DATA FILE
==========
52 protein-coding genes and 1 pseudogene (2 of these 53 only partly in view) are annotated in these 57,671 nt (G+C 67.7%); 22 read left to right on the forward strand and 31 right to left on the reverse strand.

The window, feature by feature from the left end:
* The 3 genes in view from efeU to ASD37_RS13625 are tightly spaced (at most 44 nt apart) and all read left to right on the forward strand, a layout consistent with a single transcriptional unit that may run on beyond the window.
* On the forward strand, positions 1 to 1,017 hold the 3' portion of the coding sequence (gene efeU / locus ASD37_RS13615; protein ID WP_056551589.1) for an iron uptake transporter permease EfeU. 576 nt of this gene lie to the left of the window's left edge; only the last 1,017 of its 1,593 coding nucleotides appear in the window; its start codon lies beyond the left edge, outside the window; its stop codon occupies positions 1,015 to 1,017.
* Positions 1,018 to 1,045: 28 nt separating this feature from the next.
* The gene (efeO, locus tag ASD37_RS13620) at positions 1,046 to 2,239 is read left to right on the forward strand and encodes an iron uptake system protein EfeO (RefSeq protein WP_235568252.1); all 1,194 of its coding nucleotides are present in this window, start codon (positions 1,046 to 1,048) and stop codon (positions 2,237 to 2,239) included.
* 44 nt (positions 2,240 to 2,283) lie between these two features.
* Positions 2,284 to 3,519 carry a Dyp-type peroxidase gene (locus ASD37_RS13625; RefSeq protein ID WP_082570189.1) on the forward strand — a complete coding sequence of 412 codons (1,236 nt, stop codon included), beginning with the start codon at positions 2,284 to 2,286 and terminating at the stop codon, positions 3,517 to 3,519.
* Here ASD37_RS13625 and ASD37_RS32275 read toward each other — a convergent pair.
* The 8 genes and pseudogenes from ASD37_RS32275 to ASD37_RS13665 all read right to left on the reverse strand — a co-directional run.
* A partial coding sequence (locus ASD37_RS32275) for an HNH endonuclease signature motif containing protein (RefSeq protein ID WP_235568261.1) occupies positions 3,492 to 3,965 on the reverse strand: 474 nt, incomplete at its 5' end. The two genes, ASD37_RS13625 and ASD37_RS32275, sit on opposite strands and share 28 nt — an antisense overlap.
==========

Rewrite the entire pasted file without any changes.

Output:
52 protein-coding genes and 1 pseudogene (2 of these 53 only partly in view) are annotated in these 57,671 nt (G+C 67.7%); 22 read left to right on the forward strand and 31 right to left on the reverse strand.

The window, feature by feature from the left end:
* The 3 genes in view from efeU to ASD37_RS13625 are tightly spaced (at most 44 nt apart) and all read left to right on the forward strand, a layout consistent with a single transcriptional unit that may run on beyond the window.
* On the forward strand, positions 1 to 1,017 hold the 3' portion of the coding sequence (gene efeU / locus ASD37_RS13615; protein ID WP_056551589.1) for an iron uptake transporter permease EfeU. 576 nt of this gene lie to the left of the window's left edge; only the last 1,017 of its 1,593 coding nucleotides appear in the window; its start codon lies beyond the left edge, outside the window; its stop codon occupies positions 1,015 to 1,017.
* Positions 1,018 to 1,045: 28 nt separating this feature from the next.
* The gene (efeO, locus tag ASD37_RS13620) at positions 1,046 to 2,239 is read left to right on the forward strand and encodes an iron uptake system protein EfeO (RefSeq protein WP_235568252.1); all 1,194 of its coding nucleotides are present in this window, start codon (positions 1,046 to 1,048) and stop codon (positions 2,237 to 2,239) included.
* 44 nt (positions 2,240 to 2,283) lie between these two features.
* Positions 2,284 to 3,519 carry a Dyp-type peroxidase gene (locus ASD37_RS13625; RefSeq protein ID WP_082570189.1) on the forward strand — a complete coding sequence of 412 codons (1,236 nt, stop codon included), beginning with the start codon at positions 2,284 to 2,286 and terminating at the stop codon, positions 3,517 to 3,519.
* Here ASD37_RS13625 and ASD37_RS32275 read toward each other — a convergent pair.
* The 8 genes and pseudogenes from ASD37_RS32275 to ASD37_RS13665 all read right to left on the reverse strand — a co-directional run.
* A partial coding sequence (locus ASD37_RS32275) for an HNH endonuclease signature motif containing protein (RefSeq protein ID WP_235568261.1) occupies positions 3,492 to 3,965 on the reverse strand: 474 nt, incomplete at its 5' end. The two genes, ASD37_RS13625 and ASD37_RS32275, sit on opposite strands and share 28 nt — an antisense overlap.